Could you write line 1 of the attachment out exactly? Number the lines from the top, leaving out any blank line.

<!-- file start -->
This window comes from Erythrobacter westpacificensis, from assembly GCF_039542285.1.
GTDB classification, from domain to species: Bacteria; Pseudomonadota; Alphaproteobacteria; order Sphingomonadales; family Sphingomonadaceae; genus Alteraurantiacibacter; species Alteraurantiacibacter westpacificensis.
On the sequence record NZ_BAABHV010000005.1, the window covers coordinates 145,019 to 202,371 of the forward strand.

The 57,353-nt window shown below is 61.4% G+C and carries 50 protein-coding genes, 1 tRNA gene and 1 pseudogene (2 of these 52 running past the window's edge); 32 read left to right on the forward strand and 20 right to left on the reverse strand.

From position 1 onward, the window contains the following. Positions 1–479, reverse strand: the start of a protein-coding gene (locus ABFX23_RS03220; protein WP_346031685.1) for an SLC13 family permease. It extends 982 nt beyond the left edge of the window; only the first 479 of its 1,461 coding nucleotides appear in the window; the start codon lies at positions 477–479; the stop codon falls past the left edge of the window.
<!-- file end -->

This window comes from Erythrobacter westpacificensis, from assembly GCF_039542285.1.